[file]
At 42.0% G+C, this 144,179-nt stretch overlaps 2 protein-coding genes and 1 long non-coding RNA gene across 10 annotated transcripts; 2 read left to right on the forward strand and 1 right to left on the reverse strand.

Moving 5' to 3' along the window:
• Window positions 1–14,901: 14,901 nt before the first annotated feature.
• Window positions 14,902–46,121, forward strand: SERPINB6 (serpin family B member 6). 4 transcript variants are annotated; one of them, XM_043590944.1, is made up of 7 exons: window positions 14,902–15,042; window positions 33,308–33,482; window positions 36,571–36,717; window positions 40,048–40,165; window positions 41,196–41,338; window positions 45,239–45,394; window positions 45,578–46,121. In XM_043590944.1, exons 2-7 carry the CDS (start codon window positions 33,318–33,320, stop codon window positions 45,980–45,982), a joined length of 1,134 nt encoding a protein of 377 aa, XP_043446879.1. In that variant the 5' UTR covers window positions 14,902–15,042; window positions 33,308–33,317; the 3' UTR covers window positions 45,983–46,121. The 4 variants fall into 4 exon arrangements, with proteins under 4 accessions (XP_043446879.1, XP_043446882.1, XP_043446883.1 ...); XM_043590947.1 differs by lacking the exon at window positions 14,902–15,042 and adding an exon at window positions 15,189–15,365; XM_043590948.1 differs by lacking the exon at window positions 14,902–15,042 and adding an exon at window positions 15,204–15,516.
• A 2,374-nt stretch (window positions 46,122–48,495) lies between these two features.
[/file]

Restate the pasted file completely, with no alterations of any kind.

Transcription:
At 42.0% G+C, this 144,179-nt stretch overlaps 2 protein-coding genes and 1 long non-coding RNA gene across 10 annotated transcripts; 2 read left to right on the forward strand and 1 right to left on the reverse strand.

Moving 5' to 3' along the window:
• Window positions 1–14,901: 14,901 nt before the first annotated feature.
• Window positions 14,902–46,121, forward strand: SERPINB6 (serpin family B member 6). 4 transcript variants are annotated; one of them, XM_043590944.1, is made up of 7 exons: window positions 14,902–15,042; window positions 33,308–33,482; window positions 36,571–36,717; window positions 40,048–40,165; window positions 41,196–41,338; window positions 45,239–45,394; window positions 45,578–46,121. In XM_043590944.1, exons 2-7 carry the CDS (start codon window positions 33,318–33,320, stop codon window positions 45,980–45,982), a joined length of 1,134 nt encoding a protein of 377 aa, XP_043446879.1. In that variant the 5' UTR covers window positions 14,902–15,042; window positions 33,308–33,317; the 3' UTR covers window positions 45,983–46,121. The 4 variants fall into 4 exon arrangements, with proteins under 4 accessions (XP_043446879.1, XP_043446882.1, XP_043446883.1 ...); XM_043590947.1 differs by lacking the exon at window positions 14,902–15,042 and adding an exon at window positions 15,189–15,365; XM_043590948.1 differs by lacking the exon at window positions 14,902–15,042 and adding an exon at window positions 15,204–15,516.
• A 2,374-nt stretch (window positions 46,122–48,495) lies between these two features.